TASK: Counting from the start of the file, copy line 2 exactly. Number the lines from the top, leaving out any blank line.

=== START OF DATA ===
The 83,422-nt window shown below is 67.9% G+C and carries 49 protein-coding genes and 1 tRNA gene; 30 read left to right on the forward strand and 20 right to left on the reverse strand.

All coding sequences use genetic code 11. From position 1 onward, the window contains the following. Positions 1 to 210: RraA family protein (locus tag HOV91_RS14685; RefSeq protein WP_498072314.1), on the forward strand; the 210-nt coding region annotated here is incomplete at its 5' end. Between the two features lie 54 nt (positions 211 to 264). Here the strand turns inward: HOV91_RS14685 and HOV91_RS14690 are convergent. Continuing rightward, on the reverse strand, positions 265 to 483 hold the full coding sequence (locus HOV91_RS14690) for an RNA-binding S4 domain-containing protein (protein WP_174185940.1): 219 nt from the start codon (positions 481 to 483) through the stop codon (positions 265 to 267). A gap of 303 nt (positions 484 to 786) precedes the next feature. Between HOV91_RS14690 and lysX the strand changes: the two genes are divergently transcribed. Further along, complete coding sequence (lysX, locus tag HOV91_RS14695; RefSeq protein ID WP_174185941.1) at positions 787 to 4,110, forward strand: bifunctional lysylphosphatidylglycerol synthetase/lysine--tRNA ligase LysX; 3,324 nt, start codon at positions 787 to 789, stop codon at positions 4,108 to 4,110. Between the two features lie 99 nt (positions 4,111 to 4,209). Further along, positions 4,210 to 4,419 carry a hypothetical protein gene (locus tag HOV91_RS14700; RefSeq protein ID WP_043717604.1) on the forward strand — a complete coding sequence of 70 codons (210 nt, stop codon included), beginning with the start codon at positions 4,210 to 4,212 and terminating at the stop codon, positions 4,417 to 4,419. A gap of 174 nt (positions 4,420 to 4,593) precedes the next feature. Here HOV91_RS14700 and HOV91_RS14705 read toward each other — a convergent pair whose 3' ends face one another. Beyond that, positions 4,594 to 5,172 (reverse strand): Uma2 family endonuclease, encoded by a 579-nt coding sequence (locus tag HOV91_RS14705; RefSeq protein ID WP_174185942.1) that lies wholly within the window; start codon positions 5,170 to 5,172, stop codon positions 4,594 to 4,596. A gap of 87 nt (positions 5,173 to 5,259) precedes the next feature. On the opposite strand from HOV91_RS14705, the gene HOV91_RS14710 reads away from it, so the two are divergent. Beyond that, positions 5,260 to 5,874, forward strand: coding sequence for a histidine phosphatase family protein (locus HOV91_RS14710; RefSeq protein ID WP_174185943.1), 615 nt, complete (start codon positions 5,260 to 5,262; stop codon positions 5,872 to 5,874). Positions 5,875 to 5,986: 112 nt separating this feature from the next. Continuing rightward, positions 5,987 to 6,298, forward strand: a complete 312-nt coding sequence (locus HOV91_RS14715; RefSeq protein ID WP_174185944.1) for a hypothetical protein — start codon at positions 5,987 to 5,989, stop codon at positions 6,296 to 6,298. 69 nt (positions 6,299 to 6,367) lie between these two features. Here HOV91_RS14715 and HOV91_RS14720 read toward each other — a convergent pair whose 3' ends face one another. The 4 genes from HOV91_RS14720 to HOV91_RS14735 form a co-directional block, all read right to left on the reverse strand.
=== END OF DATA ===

All coding sequences use genetic code 11. From position 1 onward, the window contains the following. Positions 1 to 210: RraA family protein (locus tag HOV91_RS14685; RefSeq protein WP_498072314.1), on the forward strand; the 210-nt coding region annotated here is incomplete at its 5' end. Between the two features lie 54 nt (positions 211 to 264). Here the strand turns inward: HOV91_RS14685 and HOV91_RS14690 are convergent. Continuing rightward, on the reverse strand, positions 265 to 483 hold the full coding sequence (locus HOV91_RS14690) for an RNA-binding S4 domain-containing protein (protein WP_174185940.1): 219 nt from the start codon (positions 481 to 483) through the stop codon (positions 265 to 267). A gap of 303 nt (positions 484 to 786) precedes the next feature. Between HOV91_RS14690 and lysX the strand changes: the two genes are divergently transcribed. Further along, complete coding sequence (lysX, locus tag HOV91_RS14695; RefSeq protein ID WP_174185941.1) at positions 787 to 4,110, forward strand: bifunctional lysylphosphatidylglycerol synthetase/lysine--tRNA ligase LysX; 3,324 nt, start codon at positions 787 to 789, stop codon at positions 4,108 to 4,110. Between the two features lie 99 nt (positions 4,111 to 4,209). Further along, positions 4,210 to 4,419 carry a hypothetical protein gene (locus tag HOV91_RS14700; RefSeq protein ID WP_043717604.1) on the forward strand — a complete coding sequence of 70 codons (210 nt, stop codon included), beginning with the start codon at positions 4,210 to 4,212 and terminating at the stop codon, positions 4,417 to 4,419. A gap of 174 nt (positions 4,420 to 4,593) precedes the next feature. Here HOV91_RS14700 and HOV91_RS14705 read toward each other — a convergent pair whose 3' ends face one another. Beyond that, positions 4,594 to 5,172 (reverse strand): Uma2 family endonuclease, encoded by a 579-nt coding sequence (locus tag HOV91_RS14705; RefSeq protein ID WP_174185942.1) that lies wholly within the window; start codon positions 5,170 to 5,172, stop codon positions 4,594 to 4,596. A gap of 87 nt (positions 5,173 to 5,259) precedes the next feature. On the opposite strand from HOV91_RS14705, the gene HOV91_RS14710 reads away from it, so the two are divergent. Beyond that, positions 5,260 to 5,874, forward strand: coding sequence for a histidine phosphatase family protein (locus HOV91_RS14710; RefSeq protein ID WP_174185943.1), 615 nt, complete (start codon positions 5,260 to 5,262; stop codon positions 5,872 to 5,874). Positions 5,875 to 5,986: 112 nt separating this feature from the next. Continuing rightward, positions 5,987 to 6,298, forward strand: a complete 312-nt coding sequence (locus HOV91_RS14715; RefSeq protein ID WP_174185944.1) for a hypothetical protein — start codon at positions 5,987 to 5,989, stop codon at positions 6,296 to 6,298. 69 nt (positions 6,299 to 6,367) lie between these two features. Here HOV91_RS14715 and HOV91_RS14720 read toward each other — a convergent pair whose 3' ends face one another. The 4 genes from HOV91_RS14720 to HOV91_RS14735 form a co-directional block, all read right to left on the reverse strand.